Sure, some ideas was unworkable from the start (the Wall), and Zombie Healthcare Reform IV might not rise (again) from the dead. However, other areas of threat just kind of seem like he hasn’t gotten around to, say, really working on cutting harassment protections for women in the workplace or following up on Interior Secretary Ryan Zinke’s recommendation to cut the size of  national monuments.  And the danger to nuclear disarmament will exist until the day he no longer has the sole power to decide to mash the big red button because he woke up feeling like putting on a cowboy hat.

So, what has put the brakes on Making America Great Again so far, and how likely is that to be effective down the road?

  • The biggest check on Trump might end up being his inability to play nice with his own Congress, weirdly enough. Trump seems to prioritize making sure that Congress gets the blame for any failures, even when it’s run by his own party, over keeping a working relationship with the body of government that, you know, is given exclusive power to create new laws.
    Publicly throwing the single Senator with the most influence over the legislative progress of Trump’s program seems needlessly risky, if not outright insane. Somewhat surprisingly, some in the GOP have started to snipe back.  With style:
    • Likelihood for continued effectiveness: Decent-to-good. Trump shows no signs of backing down from any and all feuds if he feels that he’s been wronged or liable to look weak.  This might die down in his second year as public pressure from Trump’s base and other blocs within the GOP want Congress to take action on items such as Tax Reform.  But it probably won’t completely go away.
  • A second check has been the courts. In particular, blue state Attorneys General (Washington, Hawai’i, and Maryland) have used the District Courts and the Circuit Courts of Appeals to successfully delay (though not completely block) Trump’s attempted Muslim ban.
    • Likelihood for continued effectiveness: Possible, but far from a sure thing. The one potentially far-reaching success Trump had early on in his term was getting conservative Neil Gorsuch on the court, tipping the balance, in most cases, in favor of the conservative bloc, 5-4.  It is unknown how this court will react to future challenges to Trump’s executive authority.  It could act as a continued check on executive overreaches (such as Trump trying to repeal and replace Obamacare by fiat).  It could also tacitly uphold executive authority as it did by partially reinstating the travel ban and postponing the decision on the Hawai’i and Maryland cases until after the ban had expired (and the suits were therefore moot).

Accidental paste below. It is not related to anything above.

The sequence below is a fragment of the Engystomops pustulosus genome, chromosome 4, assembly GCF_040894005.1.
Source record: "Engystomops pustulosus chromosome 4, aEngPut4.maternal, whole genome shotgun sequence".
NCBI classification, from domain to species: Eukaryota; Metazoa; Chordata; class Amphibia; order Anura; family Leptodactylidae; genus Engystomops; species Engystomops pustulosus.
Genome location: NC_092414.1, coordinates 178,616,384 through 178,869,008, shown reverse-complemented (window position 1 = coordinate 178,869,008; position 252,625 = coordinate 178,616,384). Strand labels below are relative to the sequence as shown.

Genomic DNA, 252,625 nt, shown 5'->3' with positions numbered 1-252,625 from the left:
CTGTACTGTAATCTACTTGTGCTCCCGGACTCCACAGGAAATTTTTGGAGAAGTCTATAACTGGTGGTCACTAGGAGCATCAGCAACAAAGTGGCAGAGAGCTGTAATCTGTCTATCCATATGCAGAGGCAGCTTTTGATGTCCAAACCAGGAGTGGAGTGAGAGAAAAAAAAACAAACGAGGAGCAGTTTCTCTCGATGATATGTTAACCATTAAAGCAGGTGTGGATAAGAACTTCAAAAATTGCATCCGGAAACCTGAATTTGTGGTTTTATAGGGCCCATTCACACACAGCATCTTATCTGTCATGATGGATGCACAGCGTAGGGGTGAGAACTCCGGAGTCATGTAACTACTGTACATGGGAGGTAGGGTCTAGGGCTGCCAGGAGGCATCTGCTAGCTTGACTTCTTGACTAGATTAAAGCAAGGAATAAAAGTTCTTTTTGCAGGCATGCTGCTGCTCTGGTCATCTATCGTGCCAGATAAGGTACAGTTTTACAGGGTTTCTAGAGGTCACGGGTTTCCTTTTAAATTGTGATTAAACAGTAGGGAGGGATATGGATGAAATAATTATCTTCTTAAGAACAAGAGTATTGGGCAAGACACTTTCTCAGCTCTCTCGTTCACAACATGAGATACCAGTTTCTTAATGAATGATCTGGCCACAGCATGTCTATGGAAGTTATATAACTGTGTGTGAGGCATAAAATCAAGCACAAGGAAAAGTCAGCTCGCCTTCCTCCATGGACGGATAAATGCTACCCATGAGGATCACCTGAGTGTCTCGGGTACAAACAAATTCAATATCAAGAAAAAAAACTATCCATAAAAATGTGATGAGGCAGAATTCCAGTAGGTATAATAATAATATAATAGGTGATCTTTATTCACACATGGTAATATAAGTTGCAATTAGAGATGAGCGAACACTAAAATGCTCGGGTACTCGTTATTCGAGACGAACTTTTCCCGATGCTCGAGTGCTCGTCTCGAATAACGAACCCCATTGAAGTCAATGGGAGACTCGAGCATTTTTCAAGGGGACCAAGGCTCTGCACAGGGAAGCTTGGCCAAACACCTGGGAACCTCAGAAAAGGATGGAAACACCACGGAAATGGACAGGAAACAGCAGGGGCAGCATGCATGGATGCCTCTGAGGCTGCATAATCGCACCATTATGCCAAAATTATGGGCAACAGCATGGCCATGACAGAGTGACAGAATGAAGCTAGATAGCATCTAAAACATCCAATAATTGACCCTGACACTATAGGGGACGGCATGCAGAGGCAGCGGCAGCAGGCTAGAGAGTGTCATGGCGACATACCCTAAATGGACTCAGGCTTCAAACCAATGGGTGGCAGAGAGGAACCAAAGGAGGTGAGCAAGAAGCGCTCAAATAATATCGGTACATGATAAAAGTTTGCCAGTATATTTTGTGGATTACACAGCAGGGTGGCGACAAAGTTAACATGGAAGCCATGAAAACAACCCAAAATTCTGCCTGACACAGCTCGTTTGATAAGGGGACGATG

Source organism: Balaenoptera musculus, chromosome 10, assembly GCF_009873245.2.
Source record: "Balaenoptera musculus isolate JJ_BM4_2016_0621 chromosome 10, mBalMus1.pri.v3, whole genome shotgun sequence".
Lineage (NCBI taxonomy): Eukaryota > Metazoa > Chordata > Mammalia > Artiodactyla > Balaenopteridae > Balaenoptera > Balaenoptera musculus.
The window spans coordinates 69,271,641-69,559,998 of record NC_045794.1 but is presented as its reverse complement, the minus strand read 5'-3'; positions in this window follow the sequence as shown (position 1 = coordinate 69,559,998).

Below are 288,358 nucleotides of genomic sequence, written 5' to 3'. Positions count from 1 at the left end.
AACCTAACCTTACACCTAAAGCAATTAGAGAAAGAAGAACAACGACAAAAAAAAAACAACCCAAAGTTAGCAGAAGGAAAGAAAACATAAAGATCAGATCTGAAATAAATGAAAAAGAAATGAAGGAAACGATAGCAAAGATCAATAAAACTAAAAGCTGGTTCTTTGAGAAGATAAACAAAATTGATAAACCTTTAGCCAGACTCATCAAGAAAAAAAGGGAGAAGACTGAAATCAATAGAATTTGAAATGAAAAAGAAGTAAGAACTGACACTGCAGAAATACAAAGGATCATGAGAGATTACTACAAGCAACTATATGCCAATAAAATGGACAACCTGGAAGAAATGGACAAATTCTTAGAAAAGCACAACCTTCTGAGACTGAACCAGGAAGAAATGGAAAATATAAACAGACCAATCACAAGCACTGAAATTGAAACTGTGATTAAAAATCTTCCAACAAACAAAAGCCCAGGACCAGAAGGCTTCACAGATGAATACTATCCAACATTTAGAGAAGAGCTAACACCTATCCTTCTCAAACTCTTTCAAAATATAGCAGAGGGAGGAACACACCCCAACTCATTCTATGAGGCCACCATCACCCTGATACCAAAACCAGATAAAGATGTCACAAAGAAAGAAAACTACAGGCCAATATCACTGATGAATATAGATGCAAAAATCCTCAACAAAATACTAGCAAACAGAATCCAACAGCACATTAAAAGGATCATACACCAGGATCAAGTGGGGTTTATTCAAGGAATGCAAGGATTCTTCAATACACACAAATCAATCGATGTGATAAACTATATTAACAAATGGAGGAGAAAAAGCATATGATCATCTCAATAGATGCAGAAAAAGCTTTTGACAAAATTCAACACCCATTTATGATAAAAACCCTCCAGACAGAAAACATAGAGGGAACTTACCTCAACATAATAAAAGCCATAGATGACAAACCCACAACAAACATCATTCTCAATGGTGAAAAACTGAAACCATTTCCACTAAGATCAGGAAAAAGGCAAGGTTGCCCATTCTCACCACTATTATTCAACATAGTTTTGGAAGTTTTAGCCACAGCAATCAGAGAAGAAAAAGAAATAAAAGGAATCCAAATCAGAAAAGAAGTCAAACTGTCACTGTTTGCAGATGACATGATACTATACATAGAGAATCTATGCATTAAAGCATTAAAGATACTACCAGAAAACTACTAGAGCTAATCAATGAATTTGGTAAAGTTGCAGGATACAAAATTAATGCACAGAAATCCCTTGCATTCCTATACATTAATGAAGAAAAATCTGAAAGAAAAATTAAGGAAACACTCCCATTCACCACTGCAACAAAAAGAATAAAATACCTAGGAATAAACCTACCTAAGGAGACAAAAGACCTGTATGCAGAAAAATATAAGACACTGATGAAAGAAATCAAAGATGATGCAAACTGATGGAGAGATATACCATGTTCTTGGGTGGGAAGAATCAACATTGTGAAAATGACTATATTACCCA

• Chaos within the White House has been the most entertaining check on executive effectiveness, if not necessarily the most reliable. With a few exceptions (such as when he took his first European trip or during Hurricanes Harvey and Irma), Trump has hardly gone 3 weeks without reacting to a public relations fire.  These types of image crises seem to bother him more than anything else, and often result in the shuffling of his cabinet.  If he’s putting out PR fires and playing White House musical chairs, then he’s not spending time moving his agenda forward.  When active, this is probably a more effective form of paralysis than the obstructionism in Congress he keeps decrying.
    • Likelihood for continued effectiveness: ?????? Honestly, this is totally up in the air. There are two separate games underway on this very subject on this site alone (cabinet bingo & fantasy politics).  I would equally believe a mystic who told me they had evidence he was going to fire everyone tomorrow as someone who had proof that the pace of dismissals and resignations was going to drop after this initial settling-in period.  Everyone left has figured out a survival strategy. 

What next?

Put your money where his mouth is.

Donate.  Fight.  Be the change you wish to see in the world.  Help each other.

#resist.

About The Author

Architeuthis Rex, a man of (little) wealth and (questionable) taste. Historian and anthropologist interested in identity, regionalism / nationalism, mass culture, and the social and political contexts in which they exist. Earned Ph.D. in social and cultural History with a concentration in anthropology from Carnegie Mellon University and then (mostly) fled academia to write things that more than 10 other people will actually read. Driven to pursue a doctorate to try and answer the question, "Why do they all hate each other?" — still working on it. Plays beer-league hockey, softball, and soccer. Professional toddler wrangler. Likes dogs, good booze, food, and horribly awesome kung-fu movies.